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Comic book writer Christos Gage and artist Reilly Brown were recruited to pit Batman against Fortnite characters in crossover miniseries Zero Point. But first, they had some research to do.
“I knew the game existed, ” Gage tells The Hollywood Reporter on the day of the comic release. “I knew vaguely that it was a fighting game and that it was very very popular, but I didn’t realize how much lore there was behind it.” At first, Gage was under the impression that Fortnite was a massively multiplayer online game (MMO), where people “get together and fight each other.” But soon, that perception was squashed: “I came to realize it was much more substantial than I had thought.”
The comic from DC and Epic Games features an original story where Batman is struggling with memory loss on Fortnite island. He doesn’t remember who Catwoman is, a woman he once nearly married. And every 22 minutes, a storm covers the island and resets everything. Once again he forgets everything that just happened.
From the start, Epic’s chief creative officer Donald Mustard, who gave story and concept consultation, wanted to lean into the World’s Greatest Detective Batman. “The detective thing is something that sets Batman apart and I thought it was exciting to really lean into that,” says Gage, whose other credits include Spider-Geddon, X-Men Legacy and Buffy the Vampire Slayer.
“It seemed like the classic situation where you’re presenting the hero with something that challenges his greatest strength,” says Gage, adding that Batman, who now can’t rely on his memory, is tasked with figuring out things about the mythology of Fortnite island — some of which have not been revealed in the game.
When Gage and the team were picking characters to appear in the comic, he would Google a character and a video would come up about “the origin of Fishstick,” or similar. “I’d watch it, and I’d realize it was a fan made video,” recalls Gage. “Fans really get into these characters and create these really elaborate backstories for them. I think it’s great, it shows how exciting the characters are.”
And of those characters, he discovered some curveballs. “The idea that you have anthropomorphic bananas, and fish — they’re compelling characters,” he says.
Brown, who is known for Cable & Deadpool, The Amazing Spider-Man and more, also knew about the game and had seen others play, wasn’t familiar with its individual characters, but he found a fondness for them. “You’ve got guys like Moisty Merman who is just a dude who looks like a monster, but you can see his face underneath the costume,” laughs Brown. “It’s like, where is he from, why is he dressed like that?”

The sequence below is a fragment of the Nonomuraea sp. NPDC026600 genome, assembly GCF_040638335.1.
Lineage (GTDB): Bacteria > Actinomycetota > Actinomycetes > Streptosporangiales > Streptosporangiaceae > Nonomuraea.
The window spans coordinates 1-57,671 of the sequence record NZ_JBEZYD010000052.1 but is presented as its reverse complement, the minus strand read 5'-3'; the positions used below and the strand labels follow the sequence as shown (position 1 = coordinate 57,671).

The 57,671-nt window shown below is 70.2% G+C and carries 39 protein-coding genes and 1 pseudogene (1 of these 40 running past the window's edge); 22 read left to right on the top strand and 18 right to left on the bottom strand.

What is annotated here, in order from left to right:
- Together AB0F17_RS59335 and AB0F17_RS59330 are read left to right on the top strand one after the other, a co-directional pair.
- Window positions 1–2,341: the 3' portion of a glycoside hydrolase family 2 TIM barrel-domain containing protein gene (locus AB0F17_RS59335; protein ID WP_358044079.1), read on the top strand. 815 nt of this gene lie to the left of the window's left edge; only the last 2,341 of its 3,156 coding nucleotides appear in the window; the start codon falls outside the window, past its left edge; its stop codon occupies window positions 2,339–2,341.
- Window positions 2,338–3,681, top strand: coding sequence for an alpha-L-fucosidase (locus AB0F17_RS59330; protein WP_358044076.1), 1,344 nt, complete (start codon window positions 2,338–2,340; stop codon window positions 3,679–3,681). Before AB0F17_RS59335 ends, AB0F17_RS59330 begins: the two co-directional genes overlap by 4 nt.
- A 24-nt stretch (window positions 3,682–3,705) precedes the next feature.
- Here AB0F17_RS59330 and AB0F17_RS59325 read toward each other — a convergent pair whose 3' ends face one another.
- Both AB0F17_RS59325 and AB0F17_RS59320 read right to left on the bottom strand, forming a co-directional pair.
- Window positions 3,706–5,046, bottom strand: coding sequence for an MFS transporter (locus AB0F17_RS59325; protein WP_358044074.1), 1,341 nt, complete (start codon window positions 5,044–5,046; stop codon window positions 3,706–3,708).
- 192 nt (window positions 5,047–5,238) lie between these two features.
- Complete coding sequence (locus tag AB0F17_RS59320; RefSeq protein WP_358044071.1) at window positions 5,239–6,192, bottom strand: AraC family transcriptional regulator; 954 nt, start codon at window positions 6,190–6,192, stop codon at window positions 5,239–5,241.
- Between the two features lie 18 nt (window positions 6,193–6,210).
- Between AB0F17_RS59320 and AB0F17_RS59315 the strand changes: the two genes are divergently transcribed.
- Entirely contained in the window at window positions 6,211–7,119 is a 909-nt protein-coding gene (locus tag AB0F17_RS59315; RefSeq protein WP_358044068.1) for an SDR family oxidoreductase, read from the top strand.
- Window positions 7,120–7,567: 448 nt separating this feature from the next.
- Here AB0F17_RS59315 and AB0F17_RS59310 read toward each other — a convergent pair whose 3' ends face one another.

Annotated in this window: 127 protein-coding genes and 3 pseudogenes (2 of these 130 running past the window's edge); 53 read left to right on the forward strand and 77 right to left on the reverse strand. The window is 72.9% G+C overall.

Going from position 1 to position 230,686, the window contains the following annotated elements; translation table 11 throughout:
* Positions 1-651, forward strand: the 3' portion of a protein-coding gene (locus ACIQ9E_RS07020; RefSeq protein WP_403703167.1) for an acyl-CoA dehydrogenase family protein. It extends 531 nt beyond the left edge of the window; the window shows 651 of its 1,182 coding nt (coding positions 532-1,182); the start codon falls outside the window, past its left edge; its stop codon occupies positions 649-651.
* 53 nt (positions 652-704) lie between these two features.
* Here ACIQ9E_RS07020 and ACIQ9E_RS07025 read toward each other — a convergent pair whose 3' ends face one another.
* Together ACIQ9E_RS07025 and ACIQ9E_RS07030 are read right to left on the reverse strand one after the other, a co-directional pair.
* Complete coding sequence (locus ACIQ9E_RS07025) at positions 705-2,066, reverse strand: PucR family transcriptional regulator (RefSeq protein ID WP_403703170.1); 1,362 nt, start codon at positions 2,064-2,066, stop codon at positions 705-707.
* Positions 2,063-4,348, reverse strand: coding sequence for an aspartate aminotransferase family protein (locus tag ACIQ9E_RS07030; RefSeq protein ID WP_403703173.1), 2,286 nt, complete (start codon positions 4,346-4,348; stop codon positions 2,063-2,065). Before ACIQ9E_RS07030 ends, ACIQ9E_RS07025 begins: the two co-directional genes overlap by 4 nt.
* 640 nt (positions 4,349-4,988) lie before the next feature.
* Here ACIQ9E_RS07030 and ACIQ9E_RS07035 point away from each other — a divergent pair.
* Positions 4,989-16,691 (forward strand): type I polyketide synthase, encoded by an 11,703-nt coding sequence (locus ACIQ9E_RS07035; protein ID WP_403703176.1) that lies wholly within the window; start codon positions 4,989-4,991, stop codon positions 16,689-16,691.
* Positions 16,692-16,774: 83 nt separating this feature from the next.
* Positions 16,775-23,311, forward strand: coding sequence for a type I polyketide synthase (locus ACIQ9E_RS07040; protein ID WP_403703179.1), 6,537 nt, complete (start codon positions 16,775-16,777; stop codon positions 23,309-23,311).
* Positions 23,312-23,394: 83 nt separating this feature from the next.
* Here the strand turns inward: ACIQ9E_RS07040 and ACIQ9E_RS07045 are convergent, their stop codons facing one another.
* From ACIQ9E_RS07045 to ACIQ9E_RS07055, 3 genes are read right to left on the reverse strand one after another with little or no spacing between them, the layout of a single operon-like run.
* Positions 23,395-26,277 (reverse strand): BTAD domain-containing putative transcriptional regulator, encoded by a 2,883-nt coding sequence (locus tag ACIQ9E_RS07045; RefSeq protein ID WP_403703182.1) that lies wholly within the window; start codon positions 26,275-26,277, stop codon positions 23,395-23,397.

As he got more acquainted with the game, the depth of the characters began to reveal themselves. “I just think all the characters are so interesting and cool and they have great designs, and their designs hint at interesting personalities or backstories,” he goes on to say. “I think just about any character in that game would be worth exploring more in a storyline.”
To help him visualize the story and characters, Brown would take pictures in Fortnite of locations he wanted in the comic. “It was great because I could get it from any angle I wanted,” he recalls. Brown drew inspiration from his favorite artists: Jim Lee (Superman Unchained, Justice League) and Neal Adams (Batman, Green Lantern, X-Men).
And this particular story offered an opportunity to show a different side of Batman as he struggles with memory loss. “There are a lot of scenes of Batman looking surprised and shocked and dumbfounded, which are looks you don’t usually see from Batman because he’s the guy with all the answers,” says Brown.
For the voice of Batman, Gage says this version of the character is different from the Adam West 1960s Batman or the Dark Knight from Frank Miller. “Once you’re familiar enough with certain characters, their voices just kind of live in your head and you let them do the talking,” Gage says.
Looking to the post-release, Gage and Brown are excited for comic book and video game fans to collide. “That’s one of the things I’m excited about with this crossover is getting to reach that younger audience,” says Brown. “I think that’s important for the industry as a whole to try and keep more of a mind open to reaching the younger audience and trying to convince them to come into the comic book store, because that’s what’s going to keep the line healthy and young and vital going into the future.”
“Anytime a Fortnite fan becomes a comic book fan or vice versa, I think that’s a good thing,” adds Gage, noting that he’s seen a number of people on social media commenting about Batman versus Snake Eyes — a duo they’ve wanted to see since the 1980s — which appears in the third issue. “And my hope is then they’ll be like, wow this Fortnite world is really interesting. Not that Fortnite needs a bigger audience, but it would be great if they got one.”
View some pages from the comic below.
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